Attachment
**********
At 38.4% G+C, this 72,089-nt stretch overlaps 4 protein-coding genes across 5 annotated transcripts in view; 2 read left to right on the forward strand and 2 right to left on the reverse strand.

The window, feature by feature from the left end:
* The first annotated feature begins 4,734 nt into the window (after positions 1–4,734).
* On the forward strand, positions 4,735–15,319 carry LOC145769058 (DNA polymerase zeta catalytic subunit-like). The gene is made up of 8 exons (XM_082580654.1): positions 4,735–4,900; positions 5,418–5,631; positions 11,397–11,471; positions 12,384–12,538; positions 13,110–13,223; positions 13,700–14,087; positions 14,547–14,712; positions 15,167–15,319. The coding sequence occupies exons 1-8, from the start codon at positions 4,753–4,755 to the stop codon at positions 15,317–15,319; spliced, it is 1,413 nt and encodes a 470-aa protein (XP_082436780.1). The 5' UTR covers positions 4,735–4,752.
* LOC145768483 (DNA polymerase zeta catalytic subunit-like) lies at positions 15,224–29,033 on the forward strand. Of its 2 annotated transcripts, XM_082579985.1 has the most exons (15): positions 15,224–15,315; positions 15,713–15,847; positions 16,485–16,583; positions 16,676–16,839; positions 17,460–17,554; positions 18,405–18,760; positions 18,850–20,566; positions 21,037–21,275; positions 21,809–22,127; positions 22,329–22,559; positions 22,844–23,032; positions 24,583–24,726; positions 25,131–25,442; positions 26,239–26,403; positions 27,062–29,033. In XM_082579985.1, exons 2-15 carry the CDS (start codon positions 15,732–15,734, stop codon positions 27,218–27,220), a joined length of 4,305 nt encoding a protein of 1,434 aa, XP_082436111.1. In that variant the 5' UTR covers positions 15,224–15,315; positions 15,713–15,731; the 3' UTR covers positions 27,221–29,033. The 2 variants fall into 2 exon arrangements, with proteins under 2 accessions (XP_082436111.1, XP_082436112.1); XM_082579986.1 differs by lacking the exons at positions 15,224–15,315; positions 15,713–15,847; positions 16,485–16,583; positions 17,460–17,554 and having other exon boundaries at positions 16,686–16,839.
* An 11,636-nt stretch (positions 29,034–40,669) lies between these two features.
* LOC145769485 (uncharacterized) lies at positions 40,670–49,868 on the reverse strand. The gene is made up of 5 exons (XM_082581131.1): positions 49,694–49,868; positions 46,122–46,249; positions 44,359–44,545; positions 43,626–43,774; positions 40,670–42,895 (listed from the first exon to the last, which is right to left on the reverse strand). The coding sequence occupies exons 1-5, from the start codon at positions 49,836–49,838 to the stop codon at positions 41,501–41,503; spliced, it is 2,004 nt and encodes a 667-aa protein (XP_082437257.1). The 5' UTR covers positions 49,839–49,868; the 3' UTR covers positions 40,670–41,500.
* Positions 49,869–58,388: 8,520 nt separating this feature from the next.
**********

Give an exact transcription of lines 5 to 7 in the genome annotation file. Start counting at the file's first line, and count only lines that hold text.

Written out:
* LOC145768483 (DNA polymerase zeta catalytic subunit-like) lies at positions 15,224–29,033 on the forward strand. Of its 2 annotated transcripts, XM_082579985.1 has the most exons (15): positions 15,224–15,315; positions 15,713–15,847; positions 16,485–16,583; positions 16,676–16,839; positions 17,460–17,554; positions 18,405–18,760; positions 18,850–20,566; positions 21,037–21,275; positions 21,809–22,127; positions 22,329–22,559; positions 22,844–23,032; positions 24,583–24,726; positions 25,131–25,442; positions 26,239–26,403; positions 27,062–29,033. In XM_082579985.1, exons 2-15 carry the CDS (start codon positions 15,732–15,734, stop codon positions 27,218–27,220), a joined length of 4,305 nt encoding a protein of 1,434 aa, XP_082436111.1. In that variant the 5' UTR covers positions 15,224–15,315; positions 15,713–15,731; the 3' UTR covers positions 27,221–29,033. The 2 variants fall into 2 exon arrangements, with proteins under 2 accessions (XP_082436111.1, XP_082436112.1); XM_082579986.1 differs by lacking the exons at positions 15,224–15,315; positions 15,713–15,847; positions 16,485–16,583; positions 17,460–17,554 and having other exon boundaries at positions 16,686–16,839.
* An 11,636-nt stretch (positions 29,034–40,669) lies between these two features.
* LOC145769485 (uncharacterized) lies at positions 40,670–49,868 on the reverse strand. The gene is made up of 5 exons (XM_082581131.1): positions 49,694–49,868; positions 46,122–46,249; positions 44,359–44,545; positions 43,626–43,774; positions 40,670–42,895 (listed from the first exon to the last, which is right to left on the reverse strand). The coding sequence occupies exons 1-5, from the start codon at positions 49,836–49,838 to the stop codon at positions 41,501–41,503; spliced, it is 2,004 nt and encodes a 667-aa protein (XP_082437257.1). The 5' UTR covers positions 49,839–49,868; the 3' UTR covers positions 40,670–41,500.